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Discussion in 'Basses [BG]' started by Flossi_Rizzi, Jul 19, 2020.
If you can afford it, ALWAYS buy the original (in this case, MIA).
This says it all. Vintage spec basses are thick and heavy. If that’s not what you’re looking for, then the AO is not for you.
The American Original IS nitro finished. Not sure who told you otherwise.
Fender website says gloss urethane finish on both body and neck of American Original 70s J.
American Original '70s Jazz Bass® | Electric Basses
The Original '70s has no lacquer finish, as in the '70s they used poly (except from the headstock's face, which was nitro). It is the period correct finish.
The AO 60s is Nitro. The AO 70s is not. And we’re talking about Jazzes. I’m pretty sure both the AO P’s are Nitro.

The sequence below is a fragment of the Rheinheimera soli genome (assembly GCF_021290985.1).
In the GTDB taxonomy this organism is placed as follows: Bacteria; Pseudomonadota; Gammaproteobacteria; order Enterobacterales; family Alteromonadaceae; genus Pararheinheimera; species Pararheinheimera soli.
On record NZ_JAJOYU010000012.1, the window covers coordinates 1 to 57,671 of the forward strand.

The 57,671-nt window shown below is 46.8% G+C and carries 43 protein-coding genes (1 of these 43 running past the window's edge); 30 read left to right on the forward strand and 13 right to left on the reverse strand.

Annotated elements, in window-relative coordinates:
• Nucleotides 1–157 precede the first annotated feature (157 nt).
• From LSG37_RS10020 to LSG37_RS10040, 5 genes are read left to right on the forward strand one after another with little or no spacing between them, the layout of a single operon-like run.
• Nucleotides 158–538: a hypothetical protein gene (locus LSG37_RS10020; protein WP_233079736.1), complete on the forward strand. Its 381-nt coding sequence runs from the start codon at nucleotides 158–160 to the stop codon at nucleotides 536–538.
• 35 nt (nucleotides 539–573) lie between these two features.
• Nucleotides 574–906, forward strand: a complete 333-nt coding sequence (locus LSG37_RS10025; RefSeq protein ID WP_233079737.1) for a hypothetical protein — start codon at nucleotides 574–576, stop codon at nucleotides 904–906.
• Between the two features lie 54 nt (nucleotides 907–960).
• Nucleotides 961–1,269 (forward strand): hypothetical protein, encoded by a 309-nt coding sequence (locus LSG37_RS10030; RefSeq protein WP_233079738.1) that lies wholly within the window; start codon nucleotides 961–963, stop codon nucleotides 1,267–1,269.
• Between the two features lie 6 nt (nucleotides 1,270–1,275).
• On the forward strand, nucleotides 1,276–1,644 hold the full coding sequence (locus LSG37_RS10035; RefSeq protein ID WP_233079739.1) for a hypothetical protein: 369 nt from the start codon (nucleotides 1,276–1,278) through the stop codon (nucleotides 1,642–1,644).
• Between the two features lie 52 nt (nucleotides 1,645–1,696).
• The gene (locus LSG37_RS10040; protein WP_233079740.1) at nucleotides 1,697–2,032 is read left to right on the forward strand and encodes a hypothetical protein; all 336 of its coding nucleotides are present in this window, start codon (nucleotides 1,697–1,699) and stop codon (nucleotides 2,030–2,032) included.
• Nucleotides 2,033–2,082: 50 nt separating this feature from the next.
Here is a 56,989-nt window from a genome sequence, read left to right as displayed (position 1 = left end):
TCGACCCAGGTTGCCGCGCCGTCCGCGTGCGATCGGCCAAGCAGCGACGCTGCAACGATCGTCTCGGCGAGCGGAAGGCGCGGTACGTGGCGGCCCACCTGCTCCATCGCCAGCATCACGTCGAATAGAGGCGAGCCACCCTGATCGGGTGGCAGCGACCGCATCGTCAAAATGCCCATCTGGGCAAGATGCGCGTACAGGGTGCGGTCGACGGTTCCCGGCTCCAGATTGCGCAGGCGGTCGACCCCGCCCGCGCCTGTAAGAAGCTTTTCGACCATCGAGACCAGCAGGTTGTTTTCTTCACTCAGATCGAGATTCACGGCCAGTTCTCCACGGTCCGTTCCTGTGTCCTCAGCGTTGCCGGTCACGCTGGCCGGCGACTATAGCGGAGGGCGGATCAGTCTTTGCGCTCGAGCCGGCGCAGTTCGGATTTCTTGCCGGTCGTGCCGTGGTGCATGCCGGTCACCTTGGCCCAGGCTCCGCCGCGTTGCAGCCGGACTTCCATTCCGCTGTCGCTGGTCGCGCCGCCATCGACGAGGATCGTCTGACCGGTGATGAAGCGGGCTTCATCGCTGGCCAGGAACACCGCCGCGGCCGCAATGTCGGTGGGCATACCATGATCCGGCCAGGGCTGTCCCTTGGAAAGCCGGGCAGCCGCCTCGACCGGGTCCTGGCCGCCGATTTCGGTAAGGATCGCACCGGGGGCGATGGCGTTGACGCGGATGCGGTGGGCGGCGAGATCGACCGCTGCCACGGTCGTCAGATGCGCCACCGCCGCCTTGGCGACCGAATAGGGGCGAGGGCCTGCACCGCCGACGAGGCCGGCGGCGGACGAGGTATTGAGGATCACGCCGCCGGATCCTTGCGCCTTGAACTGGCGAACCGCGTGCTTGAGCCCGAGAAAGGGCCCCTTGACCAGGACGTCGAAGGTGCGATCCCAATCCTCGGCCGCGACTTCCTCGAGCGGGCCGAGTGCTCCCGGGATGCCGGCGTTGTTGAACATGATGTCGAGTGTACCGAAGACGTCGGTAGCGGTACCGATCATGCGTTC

The MiM 70s are great basses, pretty much true to spec in terms of sound, looks and feel IME.
It really has to come down to personal preference and what you value as to whether the AO is worth the difference in price.
My MiM 70s J does everything I need it to sonically, plays great and looks fantastic. It's a perfect companion to my 76 P, at a fraction of the price.
If I may, I own both a Vintera J-Bass (60's firemist gold) and an Ultra J-Bass. I love them both. The Vintera is fantastic. Better than one of my basses of a different brand that cost much more. Fender always does a great job. And I challenge any of you to try out my 1993 Fender P-Bass Lyte and tell me that isn't an awesome instrument. That thing is dying with me. Just look at your bank account. Fender has something for you. My first was a Squire J-Bass. It was terrific. I just played it to death and Tommy Hennig talked me into upgrading.
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